What happens to our recycling?
Thiess Services provides waste and recycling services to residents of the Peninsula as part of a 10 year waste services contract with Gosford and Wyong Councils, which commenced on February 1, 2008.
About 280,000 wheelie bins, spread across 70,000 properties in each council area are emptied each week.
Each fortnight Thiess Services empties the 240 litre yellow lid recycling bin into a truck with a mechanical arm specially designed to collect recyclable materials.
Once the recycling collection run is finished, the truck heads to the PAR Recycling Services Materials Recovery Facility in Somersby where it passes over a weighbridge for accurate record keeping, before the recyclables are tipped onto the receiving area conveyor belt for processing.
The facility is approximately 1.5 hectares in size, and is capable of processing 25 tonnes of recyclables in an hour.
A combination of infrared scanners, metal detectors and colour sensors are used to sort the materials into individual "commodity streams", such as paper, steel and aluminium, before being baled and transported to reprocessing plants.
A variety of manufacturers are provided with the recycled products which could be turned into items including new bottles, containers, jars, cardboard boxes, sheet metal and stuffing for sleeping bags, carpet or furniture.
Whether they are reprocessed domestically or abroad, only a small proportion of goods are returned back to the Peninsula.
Most of the paper and cardboard collected on the Peninsula is sent to the Amcor Paper Mill in Botany.
A range of paper and cardboard materials are produced from the recovered paper fibre.
Paper and cardboard is often recycled into packaging and industrial paper, printing and writing paper, tissues and toilet paper, newsprint, egg cartons and kitty litter.
Aluminium and steel is sold into domestic markets, and ends up in the hands of Australian metal manufacturers.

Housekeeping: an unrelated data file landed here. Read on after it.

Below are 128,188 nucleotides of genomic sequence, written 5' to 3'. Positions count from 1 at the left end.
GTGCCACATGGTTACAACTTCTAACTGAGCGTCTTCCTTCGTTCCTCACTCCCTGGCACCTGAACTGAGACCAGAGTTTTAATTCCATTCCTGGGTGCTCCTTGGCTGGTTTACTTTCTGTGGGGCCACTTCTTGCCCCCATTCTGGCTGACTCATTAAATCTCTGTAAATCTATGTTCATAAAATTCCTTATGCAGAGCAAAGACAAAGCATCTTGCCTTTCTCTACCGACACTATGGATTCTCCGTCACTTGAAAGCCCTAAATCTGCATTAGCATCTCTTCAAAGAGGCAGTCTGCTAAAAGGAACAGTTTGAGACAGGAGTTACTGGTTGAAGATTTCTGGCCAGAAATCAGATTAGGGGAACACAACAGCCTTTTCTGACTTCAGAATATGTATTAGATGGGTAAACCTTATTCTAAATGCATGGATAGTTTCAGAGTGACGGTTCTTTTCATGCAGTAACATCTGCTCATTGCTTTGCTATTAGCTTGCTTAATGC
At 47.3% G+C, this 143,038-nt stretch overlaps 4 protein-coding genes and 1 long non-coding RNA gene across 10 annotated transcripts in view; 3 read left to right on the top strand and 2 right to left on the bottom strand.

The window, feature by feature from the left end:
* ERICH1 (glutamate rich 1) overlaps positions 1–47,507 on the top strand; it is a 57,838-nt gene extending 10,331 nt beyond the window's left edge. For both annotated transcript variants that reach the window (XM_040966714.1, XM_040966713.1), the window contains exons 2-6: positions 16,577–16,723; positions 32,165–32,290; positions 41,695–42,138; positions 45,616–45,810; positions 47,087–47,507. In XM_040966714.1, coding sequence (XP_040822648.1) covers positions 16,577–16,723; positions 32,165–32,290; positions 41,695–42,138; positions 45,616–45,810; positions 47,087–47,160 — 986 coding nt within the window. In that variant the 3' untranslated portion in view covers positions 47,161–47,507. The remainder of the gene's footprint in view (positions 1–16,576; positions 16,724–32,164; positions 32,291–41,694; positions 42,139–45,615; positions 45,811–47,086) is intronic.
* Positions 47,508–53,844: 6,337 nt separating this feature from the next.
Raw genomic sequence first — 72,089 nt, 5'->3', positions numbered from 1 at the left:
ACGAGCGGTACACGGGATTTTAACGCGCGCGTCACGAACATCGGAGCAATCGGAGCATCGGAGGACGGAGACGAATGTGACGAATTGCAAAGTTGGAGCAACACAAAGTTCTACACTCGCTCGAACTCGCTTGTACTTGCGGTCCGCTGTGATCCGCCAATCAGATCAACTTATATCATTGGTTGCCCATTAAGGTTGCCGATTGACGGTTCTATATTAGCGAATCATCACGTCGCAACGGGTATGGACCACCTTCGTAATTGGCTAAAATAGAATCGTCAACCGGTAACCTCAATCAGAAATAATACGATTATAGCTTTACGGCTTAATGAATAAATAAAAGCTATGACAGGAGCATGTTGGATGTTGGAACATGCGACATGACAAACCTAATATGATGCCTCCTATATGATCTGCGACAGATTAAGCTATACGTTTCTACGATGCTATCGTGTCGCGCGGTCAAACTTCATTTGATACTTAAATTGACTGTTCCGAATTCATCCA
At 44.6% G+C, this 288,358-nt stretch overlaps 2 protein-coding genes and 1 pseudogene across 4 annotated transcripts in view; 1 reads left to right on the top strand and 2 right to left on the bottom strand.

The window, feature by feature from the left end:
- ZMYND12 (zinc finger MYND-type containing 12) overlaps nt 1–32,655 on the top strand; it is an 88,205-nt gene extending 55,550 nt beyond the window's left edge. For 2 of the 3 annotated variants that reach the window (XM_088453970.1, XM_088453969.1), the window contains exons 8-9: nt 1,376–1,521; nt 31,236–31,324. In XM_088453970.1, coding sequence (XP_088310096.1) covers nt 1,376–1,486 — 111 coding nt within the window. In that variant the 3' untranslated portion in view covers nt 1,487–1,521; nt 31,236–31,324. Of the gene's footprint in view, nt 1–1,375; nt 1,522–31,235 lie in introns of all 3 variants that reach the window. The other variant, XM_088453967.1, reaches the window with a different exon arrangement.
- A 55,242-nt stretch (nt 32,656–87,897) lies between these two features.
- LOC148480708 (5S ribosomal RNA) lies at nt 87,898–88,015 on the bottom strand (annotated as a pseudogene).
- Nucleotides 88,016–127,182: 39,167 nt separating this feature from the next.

Recycling aluminium cans into new cans uses only five per cent of the energy used in making cans from raw materials.
The recycled aluminium can be further treated to make a wide range of products such as aluminium foil, window and door frames and automotive engines.
Most of the glass is sent to a glass recycler in Sydney where the material is sorted, crushed and graded into glass "cullet" after which it is sold to manufacturers of new glass containers.
PAR Recycling is currently exploring crushed glass markets locally, where glass could be used as aggregate in drainage, pipe embedment and footpaths.
There are both local and international markets for recycled plastics, but there are fewer companies recycling plastic domestically.
A recent report by the Plastics and Chemicals Industries Association concluded that "Of the 287,360 tonnes of plastics collected for recycling, 144,266 tonnes (50.2 per cent) was reprocessed in Australia and 143 094 tonnes (49.8 per cent) was exported for reprocessing.
"The majority of plastics that were reprocessed in Australia continue to be used locally to manufacture new products, mainly durable (non-packaging) products."
Much of the exported material is destined for China and Hong Kong for recycling.
Whether a product stays in Australia or is exported overseas is determined by the availability of local markets and processors of particular recycling materials, and the price of the commodity.